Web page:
We have often heard that "tourism is happening to us". An attractive area first attracts day trippers, then food is sought after, then accommodation, and traffic grows year after year. All this happens "by itself".
The result of such unplanned development can be very harmful for the environment and the local community. Finally, such development can bring completely opposite results than desired.
How should planning begin?
If we understand tourism as a socio-economic phenomenon that can preserve life in a rural area, an economically underdeveloped area, and provide an opportunity for the local community to survive, then this is exactly where planning begins.
The first step
The first step is actually to follow the demographic picture of the community. According to the number of permanent population, the number of families, the number of children in the family, the possibility of community growth in the medium term of 20 years can be predicted. If we want to preserve the level of able-bodied, productive members of the community, then precisely through tourism development planning we can create jobs for these children, young people, for the next generation.
Urban planning is the next step based on demographic indicators. Practically every minor family member should have the possibility to create a family in their community in the future. The size of building plots, the size of residential buildings and their versatility derive from the necessary services in tourism, which is based on the local community.
The third step
The infrastructure that accompanies urbanization is also planned over a longer period of time. The basic infrastructure is running, drinking water, then sewage systems, electricity, road network, parking lots, waste disposal system, internet, mobile phone network signal... All of the above must be planned for peak loads at the moment when the end point of the planned development is reached.
The fourth step
Planning the development and expansion of the capacity of social and commercial services that are needed by the local population and tourists. This category includes food production, trade in food and household goods, service craft services, kindergartens, schools, health care, firefighting, ensuring public order and peace, prevention of general crime...
Education of the local population to provide services in tourism, directing children to schools that train them for a range of services related to the needs of the local population and tourists. Constant monitoring of the level of service quality, training, specialization, training, education...
Marketing activities that build and improve the tourist product, promote the tourist destination, manage arrivals and economic benefits of the local community through the placement of products and services in tourism.
Local population – people residing in the tourist destination
These six basic steps go "hand in hand" in the planned development and they are constantly "in operation". Of course, new residents of the tourist destination can be included in the whole process - at any time. The local population is the one who resides in the tourist destination. Based on that residence, the income tax remains for the most part in the local self-government unit, as well as the tourist tax. The permanent population or resident population is the basis of the local economy. "Seasons" help the local community in seasonal work both in agriculture and in tourism.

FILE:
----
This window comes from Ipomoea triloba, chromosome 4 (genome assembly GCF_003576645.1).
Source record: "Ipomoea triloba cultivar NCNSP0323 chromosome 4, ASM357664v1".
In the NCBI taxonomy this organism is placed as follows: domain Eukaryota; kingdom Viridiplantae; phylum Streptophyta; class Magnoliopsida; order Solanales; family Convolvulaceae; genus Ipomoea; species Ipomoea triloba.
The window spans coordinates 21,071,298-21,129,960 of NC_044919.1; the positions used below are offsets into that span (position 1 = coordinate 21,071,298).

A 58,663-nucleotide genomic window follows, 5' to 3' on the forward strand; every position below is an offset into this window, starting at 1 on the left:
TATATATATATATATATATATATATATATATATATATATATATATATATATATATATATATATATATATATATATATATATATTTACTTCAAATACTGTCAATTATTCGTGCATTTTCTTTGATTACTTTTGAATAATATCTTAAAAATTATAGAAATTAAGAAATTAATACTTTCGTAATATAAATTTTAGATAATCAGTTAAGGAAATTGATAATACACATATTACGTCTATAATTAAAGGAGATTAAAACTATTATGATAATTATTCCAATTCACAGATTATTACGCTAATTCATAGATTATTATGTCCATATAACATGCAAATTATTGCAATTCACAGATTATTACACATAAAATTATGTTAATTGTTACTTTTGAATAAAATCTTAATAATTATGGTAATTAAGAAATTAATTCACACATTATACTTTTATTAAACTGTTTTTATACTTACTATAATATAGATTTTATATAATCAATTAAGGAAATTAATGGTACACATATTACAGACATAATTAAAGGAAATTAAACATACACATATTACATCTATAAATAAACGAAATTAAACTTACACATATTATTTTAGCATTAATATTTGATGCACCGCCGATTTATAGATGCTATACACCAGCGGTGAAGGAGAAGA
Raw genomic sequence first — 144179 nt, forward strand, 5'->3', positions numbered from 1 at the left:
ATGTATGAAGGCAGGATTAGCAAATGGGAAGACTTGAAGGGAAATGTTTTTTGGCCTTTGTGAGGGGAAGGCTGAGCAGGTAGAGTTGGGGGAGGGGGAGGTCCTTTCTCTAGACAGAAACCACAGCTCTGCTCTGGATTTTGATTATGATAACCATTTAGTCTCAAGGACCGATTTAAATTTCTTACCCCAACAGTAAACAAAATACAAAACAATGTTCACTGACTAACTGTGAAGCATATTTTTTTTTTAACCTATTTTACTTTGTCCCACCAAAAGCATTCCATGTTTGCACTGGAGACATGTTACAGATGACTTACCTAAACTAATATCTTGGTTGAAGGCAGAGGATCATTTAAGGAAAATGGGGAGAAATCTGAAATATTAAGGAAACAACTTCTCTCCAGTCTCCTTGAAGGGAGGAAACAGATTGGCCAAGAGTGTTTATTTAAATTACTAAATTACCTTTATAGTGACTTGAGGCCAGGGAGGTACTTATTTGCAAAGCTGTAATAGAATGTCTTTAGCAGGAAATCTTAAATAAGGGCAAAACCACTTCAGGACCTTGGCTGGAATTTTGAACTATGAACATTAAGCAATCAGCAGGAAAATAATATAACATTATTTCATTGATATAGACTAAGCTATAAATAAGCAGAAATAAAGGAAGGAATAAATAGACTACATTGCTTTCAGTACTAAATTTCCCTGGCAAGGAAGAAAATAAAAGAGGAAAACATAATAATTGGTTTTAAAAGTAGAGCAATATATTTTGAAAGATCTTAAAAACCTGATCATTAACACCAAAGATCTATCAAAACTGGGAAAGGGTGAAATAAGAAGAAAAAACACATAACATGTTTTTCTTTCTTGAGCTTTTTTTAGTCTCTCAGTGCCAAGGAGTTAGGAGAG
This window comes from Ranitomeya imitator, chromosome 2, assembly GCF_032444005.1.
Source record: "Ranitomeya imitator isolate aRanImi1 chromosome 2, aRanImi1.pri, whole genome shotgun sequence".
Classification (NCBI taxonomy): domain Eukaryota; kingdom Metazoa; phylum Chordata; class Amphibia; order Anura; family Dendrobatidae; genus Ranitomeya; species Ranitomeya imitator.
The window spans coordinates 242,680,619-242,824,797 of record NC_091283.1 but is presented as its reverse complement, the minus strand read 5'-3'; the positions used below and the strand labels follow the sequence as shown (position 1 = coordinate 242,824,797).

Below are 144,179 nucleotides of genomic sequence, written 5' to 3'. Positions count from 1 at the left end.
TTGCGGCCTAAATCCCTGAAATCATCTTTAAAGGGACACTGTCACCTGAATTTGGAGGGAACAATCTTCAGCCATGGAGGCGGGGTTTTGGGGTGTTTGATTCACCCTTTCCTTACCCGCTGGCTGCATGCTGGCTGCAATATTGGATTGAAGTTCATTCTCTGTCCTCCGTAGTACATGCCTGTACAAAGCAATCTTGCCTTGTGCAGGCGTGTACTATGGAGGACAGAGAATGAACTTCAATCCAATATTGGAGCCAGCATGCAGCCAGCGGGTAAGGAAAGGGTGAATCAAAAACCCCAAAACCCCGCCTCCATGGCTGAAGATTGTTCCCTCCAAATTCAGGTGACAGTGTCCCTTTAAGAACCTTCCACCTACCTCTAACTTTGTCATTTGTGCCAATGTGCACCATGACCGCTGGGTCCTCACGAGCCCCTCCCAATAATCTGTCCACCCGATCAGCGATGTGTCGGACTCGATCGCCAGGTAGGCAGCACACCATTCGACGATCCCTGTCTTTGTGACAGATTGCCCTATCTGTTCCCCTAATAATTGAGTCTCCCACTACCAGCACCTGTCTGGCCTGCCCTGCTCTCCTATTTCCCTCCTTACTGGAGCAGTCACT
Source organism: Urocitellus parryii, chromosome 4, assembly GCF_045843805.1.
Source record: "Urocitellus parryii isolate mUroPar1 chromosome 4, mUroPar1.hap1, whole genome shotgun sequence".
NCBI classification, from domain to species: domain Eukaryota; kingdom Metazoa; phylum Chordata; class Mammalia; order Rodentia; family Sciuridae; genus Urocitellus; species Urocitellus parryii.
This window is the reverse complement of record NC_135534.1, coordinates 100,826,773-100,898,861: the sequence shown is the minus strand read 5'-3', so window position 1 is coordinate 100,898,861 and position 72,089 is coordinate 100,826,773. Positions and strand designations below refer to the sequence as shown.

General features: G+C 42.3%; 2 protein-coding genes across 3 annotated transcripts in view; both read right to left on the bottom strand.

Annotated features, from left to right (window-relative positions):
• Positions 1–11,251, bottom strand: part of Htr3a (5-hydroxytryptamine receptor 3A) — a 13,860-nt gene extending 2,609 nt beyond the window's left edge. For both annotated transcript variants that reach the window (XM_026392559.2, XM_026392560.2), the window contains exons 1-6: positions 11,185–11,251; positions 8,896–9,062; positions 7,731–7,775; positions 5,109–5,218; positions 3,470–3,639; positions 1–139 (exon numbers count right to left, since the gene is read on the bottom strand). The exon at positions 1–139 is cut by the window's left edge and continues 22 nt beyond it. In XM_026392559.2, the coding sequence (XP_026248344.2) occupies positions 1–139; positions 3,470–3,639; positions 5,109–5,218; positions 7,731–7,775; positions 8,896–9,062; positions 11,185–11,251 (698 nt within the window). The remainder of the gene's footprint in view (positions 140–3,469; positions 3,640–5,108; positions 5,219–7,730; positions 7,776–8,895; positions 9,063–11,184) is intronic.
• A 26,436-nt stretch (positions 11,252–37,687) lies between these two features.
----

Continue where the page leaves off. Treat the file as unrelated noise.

"Cover yourself as long as your blanket is"
Any deviation from the aforementioned legality of the planned development will cause problems that we are currently witnessing in many tourist developed areas in Croatia. Shortage of drinking water, pollution of the sea, accumulation of untreated waste, decline of energy systems, lack of manpower, unsustainable loads on the communal system and a large increase in the cost of maintaining that system... These are just some of the symptoms of unplanned development and tourism that is "happening to us". Theses are often replaced when writing about this issue, so the finger is pointed at the local population as the culprits of the crisis development of the situation. The truth is that the local population was left out as a factor in the planned development, everything was already happening based on space, demand growth and interested investors, be they big or small.
The final result is an increase in tourist traffic, an increase in financial income with the simultaneous emigration of the population, a demographic decline, even a crash, turning places into seasonal resorts without life in the rest of the year.
Is the development of tourism for the purpose of obtaining investors' profits the right way?
Absolutely not. This can be compared to any other natural amenity, such as, for example, extremely fertile land that we lease or own to individuals and companies outside the local community. They will exhaust that land, strive for maximum yield, use all possible and impossible means to increase profitability. When such circumstances disappear, they will leave the poisoned country and the local population will remain on the margins, without income, without involvement in production or only as an underpaid workforce until the opportunity to leave is created. It is the same with tourism, which is based on foreign investors. They are, of course, always welcome if they fit into the rules set by the local community. And not vice versa.
There are enough positive and negative examples from practice, so we will deal with them in the following sections.
Author: Nedo Pinezić, Nedopinezic.com